- Barry Bennell guilty of 43 counts of child sexual abuse against 11 victims
- Former football coach had reputation Steve Fleet was aware of in 1979
- Fleet recalled knowing something wasn’t right and urged Manchester City away
- He said: ‘I just couldn’t have him near the club. I told them I would leave’
Manchester City were warned by one of their own coaches in the late 1970s that Barry Bennell was a risk to children.
Sportsmail has spoken to former City youth-team manager Steve Fleet, who says he threatened to quit should they give Bennell a permanent job at the club.
Fleet’s revelations raise serious questions over whether the club could have intervened at the time and whether their actions subsequently put more than 100 boys in danger.
Manchester City were warned about Barry Bennell (left) by Steve Fleet – their own coach
City said that a comprehensive review commissioned by the club in November 2016 had identified ‘serious allegations of child sex abuse’ against Bennell, who coached a number of junior boys’ teams that acted as feeder clubs for City.
The Premier League leaders also revealed that there had been allegations made against a second man, John Broome, who is ‘deceased and is not believed to be linked to Bennell’.
Civil claims for damages have already been launched by Bennell’s victims against City, and Liverpool Crown Court heard this month that he was treated like ‘God’ at City’s Maine Road stadium in the 1980s.
Bennell was not sent to prison for the first time until 1995 but Fleet claims he raised the alarm to City in 1979.
Fleet told Sportsmail: ‘I could tell as soon as I saw him — something wasn’t right.
‘I knew who he was. Everyone on the football scene did. You’d hear it on the coaching circuit. Everybody had a bit to say. ‘Don’t touch him with a bargepole — there’s something not right about him’. It was the gossip. Nobody had seen anything but they could all sense it.
‘In the school holidays he’d fetch his kids to train with other school kids and I’d be in charge of that. It was nauseating. The kids would all follow him. The way he spoke to them, it was like baby talk, he was too familiar with them.’
Fleet’s revelations raise serious questions over whether the club could have intervened
Fleet, a former City goalkeeper, said he was summoned to see Ken Barnes, who was then the club’s chief scout, because City wanted to employ Bennell as a youth development officer. ‘Ken wanted to bring him in to work with me,’ said Fleet. ‘He had a load of great kids playing for his teams and he was trying to get in at all the top clubs. Ken wanted him.’
Fleet, 79, says he passed on his concerns to Barnes, who died in 2010. ‘We were great friends and the only confrontation we ever had was over Barry Bennell,’ said Fleet. ‘I told him — I can’t work with him. I put my job on the line. I didn’t want him near my club.’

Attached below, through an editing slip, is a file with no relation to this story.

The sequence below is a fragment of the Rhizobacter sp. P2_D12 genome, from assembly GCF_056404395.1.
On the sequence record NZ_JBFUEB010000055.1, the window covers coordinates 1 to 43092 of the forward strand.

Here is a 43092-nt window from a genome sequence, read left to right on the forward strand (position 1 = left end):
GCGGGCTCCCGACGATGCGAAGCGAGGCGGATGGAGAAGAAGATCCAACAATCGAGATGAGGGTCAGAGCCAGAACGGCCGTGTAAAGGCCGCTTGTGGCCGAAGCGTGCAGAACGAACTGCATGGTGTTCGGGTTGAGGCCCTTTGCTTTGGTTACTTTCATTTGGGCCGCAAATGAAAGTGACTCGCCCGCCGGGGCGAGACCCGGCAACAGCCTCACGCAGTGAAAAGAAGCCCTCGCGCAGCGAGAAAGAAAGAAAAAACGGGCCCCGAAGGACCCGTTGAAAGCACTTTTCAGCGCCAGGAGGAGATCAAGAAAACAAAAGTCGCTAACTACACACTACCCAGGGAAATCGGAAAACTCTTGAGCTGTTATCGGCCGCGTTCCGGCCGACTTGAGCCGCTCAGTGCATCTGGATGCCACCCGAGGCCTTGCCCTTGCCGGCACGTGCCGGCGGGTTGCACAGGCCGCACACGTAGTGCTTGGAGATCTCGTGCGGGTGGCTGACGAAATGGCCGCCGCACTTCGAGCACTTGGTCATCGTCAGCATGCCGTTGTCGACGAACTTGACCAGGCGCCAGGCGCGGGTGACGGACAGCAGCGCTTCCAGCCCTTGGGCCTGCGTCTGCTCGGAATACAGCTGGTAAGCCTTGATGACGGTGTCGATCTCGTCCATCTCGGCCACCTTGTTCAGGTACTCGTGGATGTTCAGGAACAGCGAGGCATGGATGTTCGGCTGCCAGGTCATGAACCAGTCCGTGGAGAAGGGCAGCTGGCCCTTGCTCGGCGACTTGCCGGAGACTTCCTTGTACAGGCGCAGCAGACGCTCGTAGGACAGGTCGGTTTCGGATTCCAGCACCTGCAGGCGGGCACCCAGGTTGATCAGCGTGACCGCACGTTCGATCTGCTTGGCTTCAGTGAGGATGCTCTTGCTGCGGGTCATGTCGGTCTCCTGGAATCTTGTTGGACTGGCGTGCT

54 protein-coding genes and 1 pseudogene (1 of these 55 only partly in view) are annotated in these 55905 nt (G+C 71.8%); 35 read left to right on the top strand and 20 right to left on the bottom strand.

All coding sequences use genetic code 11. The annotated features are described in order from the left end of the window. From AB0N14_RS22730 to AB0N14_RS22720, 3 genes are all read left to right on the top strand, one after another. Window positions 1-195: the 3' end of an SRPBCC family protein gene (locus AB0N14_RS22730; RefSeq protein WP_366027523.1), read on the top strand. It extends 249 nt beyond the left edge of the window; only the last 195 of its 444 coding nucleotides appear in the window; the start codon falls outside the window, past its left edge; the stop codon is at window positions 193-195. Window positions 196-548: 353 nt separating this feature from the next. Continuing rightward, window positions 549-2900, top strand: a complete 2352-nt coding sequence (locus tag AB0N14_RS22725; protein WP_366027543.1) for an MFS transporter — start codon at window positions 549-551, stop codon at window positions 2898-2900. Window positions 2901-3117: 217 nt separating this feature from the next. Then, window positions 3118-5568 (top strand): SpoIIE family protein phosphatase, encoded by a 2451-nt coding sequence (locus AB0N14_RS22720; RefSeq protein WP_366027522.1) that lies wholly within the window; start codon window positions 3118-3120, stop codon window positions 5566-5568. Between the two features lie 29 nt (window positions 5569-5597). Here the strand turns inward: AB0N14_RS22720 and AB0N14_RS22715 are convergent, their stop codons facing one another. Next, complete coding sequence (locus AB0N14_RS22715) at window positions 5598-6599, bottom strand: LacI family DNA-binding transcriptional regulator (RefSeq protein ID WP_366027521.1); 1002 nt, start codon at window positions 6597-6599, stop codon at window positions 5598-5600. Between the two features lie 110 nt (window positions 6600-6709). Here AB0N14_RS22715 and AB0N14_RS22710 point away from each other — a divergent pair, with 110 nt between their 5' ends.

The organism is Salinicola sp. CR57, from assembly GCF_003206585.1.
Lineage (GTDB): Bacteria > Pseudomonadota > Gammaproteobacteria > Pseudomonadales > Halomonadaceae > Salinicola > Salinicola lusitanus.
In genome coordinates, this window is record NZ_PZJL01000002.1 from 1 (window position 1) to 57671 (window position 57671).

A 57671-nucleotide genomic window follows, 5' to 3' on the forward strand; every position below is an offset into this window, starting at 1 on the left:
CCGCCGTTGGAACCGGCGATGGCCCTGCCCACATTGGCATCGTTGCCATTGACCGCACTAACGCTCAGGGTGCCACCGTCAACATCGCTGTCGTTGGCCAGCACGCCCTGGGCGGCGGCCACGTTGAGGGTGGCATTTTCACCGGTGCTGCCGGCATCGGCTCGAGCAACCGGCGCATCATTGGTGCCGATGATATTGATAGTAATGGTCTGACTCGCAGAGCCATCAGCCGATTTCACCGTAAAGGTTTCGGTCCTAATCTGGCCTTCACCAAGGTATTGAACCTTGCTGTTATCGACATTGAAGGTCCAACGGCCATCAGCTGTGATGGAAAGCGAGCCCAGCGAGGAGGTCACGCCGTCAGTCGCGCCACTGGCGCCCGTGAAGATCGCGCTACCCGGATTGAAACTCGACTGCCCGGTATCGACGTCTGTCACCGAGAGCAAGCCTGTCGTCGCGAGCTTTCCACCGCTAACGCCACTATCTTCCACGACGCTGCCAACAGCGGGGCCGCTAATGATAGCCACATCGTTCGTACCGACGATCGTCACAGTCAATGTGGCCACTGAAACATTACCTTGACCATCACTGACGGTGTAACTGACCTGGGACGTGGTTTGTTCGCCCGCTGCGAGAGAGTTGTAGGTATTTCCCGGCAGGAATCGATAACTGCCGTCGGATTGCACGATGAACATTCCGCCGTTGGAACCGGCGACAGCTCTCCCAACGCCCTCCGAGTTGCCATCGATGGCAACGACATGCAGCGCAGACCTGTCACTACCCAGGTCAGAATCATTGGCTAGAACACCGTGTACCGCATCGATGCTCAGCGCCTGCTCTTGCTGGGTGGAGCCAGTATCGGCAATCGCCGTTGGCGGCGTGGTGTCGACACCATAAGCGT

Fleet recalled that he and Barnes went to see then manager Tony Book to discuss the situation, and were told to go to the now-deceased director Chris Muir.
One victim told Liverpool Crown Court that he thought Barnes was aware that Bennell was an abuser, but Fleet thinks Barnes may have not grasped the paedophile’s sick motivation. ‘I think that Ken thought football was a man’s game where it couldn’t happen,’ said Fleet. ‘Maybe he was naive.’
But Fleet, who has fully participated in City’s ongoing investigation into their links with Bennell, adds that he had to stand his ground to keep the monster out of the club he loved.
‘They tried to persuade me,’ he recalls. ‘They said he was a star-maker but I just couldn’t have him near the club. I told them I would leave.’
Bennell was never given the job, but continued to run boys’ teams in the area and would often take youngsters to matches at Maine Road courtesy of complimentary tickets from City.
Fleet, who left City in 1981, said: ‘Scouts still at the club after I left told me they’d eventually got rid of him for selling the complimentary tickets they gave him for kids. I’m not sure. I think they found out about him.’
Fleet’s account is echoed by Len Davies, who spent many years scouting youth-team players for City. Davies, who is now deceased, stated in a 2000 book that fears over Bennell were ‘aired on many occasions’.
Bennell has been convicted of child sexual abuse and the number of victims could exceed 100
He added: ‘Most of us at Manchester City, including those responsible for the enhancement of junior football, were in awe at the coaching ability of Barry Bennell. I think the majority of us . . . were taken in and let down. Hundreds of people, and all the kids who played for him, trusted him.
‘I only hope that the boys and their parents who suffered will forgive us in that we, too, were beguiled and hoodwinked by this terrible person.’ Davies adds that ‘inquiries about his behaviour never revealed his paedophiliac mentality until it was too late’.
City said on Thursday they are continuing to ‘exhaustively examine’ a number of reports of ‘historic anomalous behaviours, no matter the level of gravity and strength of potential connection to Manchester City, over a period spanning more than 50 years’.
The club said in a statement: ‘Firstly, and most importantly, Manchester City FC offers its heartfelt sympathy to all victims for the unimaginably traumatic experiences they have endured.’
–Credit: Sport | Mail Online